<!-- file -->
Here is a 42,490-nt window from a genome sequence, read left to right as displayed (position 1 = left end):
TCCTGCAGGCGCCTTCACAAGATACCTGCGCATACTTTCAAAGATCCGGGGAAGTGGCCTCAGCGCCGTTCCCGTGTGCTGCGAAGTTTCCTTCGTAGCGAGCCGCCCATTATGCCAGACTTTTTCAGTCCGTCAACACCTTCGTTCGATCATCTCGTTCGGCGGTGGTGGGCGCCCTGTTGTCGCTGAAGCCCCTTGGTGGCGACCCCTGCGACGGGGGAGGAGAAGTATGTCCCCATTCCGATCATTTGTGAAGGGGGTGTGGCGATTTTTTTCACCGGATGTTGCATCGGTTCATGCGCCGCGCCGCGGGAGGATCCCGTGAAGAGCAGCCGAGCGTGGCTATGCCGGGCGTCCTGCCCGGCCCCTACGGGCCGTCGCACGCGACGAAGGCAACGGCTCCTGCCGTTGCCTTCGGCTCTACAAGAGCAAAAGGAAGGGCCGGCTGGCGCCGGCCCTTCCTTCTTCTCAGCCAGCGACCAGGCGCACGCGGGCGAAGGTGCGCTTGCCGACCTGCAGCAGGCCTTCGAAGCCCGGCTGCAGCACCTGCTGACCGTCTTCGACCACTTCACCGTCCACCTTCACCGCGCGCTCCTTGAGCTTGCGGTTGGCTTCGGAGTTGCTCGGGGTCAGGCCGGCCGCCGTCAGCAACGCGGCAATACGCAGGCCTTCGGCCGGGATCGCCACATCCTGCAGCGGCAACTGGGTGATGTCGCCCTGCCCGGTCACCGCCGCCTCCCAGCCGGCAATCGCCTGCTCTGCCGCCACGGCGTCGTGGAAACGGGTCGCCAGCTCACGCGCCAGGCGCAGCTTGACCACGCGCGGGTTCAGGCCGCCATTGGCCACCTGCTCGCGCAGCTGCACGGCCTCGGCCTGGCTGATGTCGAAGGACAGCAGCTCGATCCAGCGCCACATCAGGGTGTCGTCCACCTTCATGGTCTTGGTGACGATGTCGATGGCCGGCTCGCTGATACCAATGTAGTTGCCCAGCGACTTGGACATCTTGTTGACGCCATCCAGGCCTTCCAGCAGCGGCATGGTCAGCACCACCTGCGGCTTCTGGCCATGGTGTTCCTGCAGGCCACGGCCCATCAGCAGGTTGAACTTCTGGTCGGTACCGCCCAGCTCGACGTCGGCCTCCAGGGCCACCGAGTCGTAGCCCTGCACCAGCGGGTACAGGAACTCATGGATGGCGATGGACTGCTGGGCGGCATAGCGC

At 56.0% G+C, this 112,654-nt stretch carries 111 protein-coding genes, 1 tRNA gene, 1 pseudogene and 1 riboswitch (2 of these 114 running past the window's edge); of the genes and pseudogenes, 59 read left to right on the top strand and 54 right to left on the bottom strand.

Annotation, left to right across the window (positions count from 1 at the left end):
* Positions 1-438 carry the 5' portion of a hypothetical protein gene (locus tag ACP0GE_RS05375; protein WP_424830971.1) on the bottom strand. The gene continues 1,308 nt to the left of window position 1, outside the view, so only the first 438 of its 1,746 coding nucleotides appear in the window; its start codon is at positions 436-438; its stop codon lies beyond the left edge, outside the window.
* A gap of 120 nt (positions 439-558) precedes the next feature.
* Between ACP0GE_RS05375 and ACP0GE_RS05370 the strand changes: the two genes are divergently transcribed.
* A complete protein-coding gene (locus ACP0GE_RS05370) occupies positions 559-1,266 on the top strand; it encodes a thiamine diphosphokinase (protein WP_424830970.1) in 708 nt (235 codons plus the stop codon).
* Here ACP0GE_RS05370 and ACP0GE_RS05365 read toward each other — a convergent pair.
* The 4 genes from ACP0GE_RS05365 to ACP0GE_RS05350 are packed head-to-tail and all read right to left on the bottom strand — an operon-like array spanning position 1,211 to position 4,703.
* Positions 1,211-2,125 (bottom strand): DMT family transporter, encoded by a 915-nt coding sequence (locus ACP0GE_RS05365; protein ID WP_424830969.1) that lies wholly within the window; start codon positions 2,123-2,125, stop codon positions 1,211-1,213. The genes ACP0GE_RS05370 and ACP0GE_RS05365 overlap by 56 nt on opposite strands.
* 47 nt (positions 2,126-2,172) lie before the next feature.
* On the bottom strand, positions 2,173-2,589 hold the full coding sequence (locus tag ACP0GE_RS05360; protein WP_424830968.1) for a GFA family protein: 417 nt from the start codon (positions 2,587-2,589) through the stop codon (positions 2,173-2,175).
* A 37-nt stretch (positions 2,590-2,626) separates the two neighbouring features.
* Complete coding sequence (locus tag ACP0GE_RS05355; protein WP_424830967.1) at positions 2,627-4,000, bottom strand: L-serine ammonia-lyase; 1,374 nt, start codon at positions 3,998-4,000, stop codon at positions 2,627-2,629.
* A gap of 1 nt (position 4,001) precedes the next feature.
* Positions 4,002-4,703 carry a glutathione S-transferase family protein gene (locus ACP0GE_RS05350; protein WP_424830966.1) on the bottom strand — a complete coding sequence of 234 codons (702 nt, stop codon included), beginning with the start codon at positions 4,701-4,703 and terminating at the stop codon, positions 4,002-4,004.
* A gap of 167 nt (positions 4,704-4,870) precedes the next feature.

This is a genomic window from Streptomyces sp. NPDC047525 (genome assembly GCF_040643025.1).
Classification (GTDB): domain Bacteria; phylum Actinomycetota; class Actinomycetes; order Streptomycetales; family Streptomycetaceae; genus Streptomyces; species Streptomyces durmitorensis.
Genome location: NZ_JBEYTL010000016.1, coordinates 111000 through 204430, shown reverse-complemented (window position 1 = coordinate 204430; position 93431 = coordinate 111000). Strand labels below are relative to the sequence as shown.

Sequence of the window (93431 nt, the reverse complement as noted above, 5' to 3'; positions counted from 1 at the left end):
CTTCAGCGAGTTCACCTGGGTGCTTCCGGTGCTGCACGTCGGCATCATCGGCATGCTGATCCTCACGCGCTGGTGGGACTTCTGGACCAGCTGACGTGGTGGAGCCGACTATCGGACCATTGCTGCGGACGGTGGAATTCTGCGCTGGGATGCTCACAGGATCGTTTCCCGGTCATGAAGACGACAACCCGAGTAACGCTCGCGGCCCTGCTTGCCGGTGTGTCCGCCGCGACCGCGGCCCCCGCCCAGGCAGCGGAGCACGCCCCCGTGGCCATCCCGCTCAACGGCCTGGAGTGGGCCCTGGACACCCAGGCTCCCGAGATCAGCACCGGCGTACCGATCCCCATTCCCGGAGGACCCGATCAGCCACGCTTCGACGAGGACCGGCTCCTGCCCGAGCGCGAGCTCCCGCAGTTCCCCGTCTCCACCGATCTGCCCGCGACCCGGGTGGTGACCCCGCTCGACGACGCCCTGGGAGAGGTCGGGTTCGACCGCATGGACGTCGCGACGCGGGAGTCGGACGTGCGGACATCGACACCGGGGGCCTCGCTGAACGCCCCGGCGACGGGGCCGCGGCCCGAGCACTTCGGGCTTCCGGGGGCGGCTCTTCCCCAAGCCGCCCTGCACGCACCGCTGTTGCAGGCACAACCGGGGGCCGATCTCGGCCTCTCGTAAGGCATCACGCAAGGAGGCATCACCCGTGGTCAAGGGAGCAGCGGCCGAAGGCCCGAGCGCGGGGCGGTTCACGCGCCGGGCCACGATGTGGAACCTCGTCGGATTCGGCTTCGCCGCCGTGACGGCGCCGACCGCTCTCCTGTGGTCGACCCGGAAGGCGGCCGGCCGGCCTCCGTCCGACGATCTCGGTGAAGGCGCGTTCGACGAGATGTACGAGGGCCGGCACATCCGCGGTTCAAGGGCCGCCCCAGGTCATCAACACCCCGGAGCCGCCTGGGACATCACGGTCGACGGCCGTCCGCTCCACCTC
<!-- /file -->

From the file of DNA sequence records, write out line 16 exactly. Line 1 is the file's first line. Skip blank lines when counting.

* A gap of 1 nt (position 4,001) precedes the next feature.